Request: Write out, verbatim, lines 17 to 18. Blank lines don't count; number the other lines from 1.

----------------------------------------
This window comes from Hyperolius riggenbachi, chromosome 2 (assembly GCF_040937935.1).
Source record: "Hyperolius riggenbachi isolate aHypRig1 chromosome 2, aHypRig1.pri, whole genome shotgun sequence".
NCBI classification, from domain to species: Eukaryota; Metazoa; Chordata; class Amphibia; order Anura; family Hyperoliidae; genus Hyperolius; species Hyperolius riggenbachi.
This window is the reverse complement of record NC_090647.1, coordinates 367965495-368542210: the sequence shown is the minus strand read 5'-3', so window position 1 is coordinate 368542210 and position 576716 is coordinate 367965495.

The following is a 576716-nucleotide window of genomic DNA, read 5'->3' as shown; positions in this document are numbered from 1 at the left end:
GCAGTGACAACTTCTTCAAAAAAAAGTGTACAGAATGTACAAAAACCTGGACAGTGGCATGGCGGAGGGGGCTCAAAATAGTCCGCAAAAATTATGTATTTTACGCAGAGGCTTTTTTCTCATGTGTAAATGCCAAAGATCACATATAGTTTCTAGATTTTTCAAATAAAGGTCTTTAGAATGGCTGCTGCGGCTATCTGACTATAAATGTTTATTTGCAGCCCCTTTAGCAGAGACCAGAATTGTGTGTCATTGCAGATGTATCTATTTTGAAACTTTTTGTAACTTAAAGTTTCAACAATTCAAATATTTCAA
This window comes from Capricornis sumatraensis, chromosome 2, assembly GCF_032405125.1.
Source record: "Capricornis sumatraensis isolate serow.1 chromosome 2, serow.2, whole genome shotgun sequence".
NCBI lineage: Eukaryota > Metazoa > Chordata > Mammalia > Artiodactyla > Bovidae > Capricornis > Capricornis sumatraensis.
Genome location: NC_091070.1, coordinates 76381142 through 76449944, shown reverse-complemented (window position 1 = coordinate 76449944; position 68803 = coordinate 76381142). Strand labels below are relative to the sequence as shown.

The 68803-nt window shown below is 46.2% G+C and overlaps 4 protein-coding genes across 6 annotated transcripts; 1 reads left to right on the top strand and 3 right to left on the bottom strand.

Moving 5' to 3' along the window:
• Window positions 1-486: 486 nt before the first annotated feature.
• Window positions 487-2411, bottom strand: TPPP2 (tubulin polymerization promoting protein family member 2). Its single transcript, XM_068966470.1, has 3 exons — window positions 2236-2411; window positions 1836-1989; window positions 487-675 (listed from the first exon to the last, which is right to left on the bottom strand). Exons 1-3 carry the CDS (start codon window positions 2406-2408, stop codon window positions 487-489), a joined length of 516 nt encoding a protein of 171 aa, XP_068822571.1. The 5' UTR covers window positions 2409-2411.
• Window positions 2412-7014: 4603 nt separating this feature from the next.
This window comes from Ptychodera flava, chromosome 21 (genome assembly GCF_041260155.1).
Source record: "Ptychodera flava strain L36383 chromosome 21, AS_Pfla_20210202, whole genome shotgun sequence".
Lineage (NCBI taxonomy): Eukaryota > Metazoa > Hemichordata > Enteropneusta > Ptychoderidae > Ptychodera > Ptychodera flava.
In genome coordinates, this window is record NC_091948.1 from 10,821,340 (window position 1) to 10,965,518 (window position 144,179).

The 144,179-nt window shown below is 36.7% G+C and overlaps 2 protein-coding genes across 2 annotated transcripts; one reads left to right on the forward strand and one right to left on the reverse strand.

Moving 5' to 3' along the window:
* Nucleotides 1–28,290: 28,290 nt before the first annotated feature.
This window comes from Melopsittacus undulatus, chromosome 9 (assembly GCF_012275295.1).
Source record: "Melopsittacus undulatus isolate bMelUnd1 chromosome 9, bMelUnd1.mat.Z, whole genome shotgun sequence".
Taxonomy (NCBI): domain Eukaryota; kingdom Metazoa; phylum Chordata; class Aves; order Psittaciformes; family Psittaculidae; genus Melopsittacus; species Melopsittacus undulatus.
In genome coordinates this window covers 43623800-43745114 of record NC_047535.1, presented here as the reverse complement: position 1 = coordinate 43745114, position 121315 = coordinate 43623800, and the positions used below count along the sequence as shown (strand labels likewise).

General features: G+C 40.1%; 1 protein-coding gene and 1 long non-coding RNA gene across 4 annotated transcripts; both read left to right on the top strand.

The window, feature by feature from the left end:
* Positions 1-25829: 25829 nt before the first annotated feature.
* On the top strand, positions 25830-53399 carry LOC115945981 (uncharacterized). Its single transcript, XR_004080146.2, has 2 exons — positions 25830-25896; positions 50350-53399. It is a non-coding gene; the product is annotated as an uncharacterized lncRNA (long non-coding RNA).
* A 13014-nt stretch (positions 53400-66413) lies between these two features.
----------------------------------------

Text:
Source record: "Ptychodera flava strain L36383 chromosome 21, AS_Pfla_20210202, whole genome shotgun sequence".
Lineage (NCBI taxonomy): Eukaryota > Metazoa > Hemichordata > Enteropneusta > Ptychoderidae > Ptychodera > Ptychodera flava.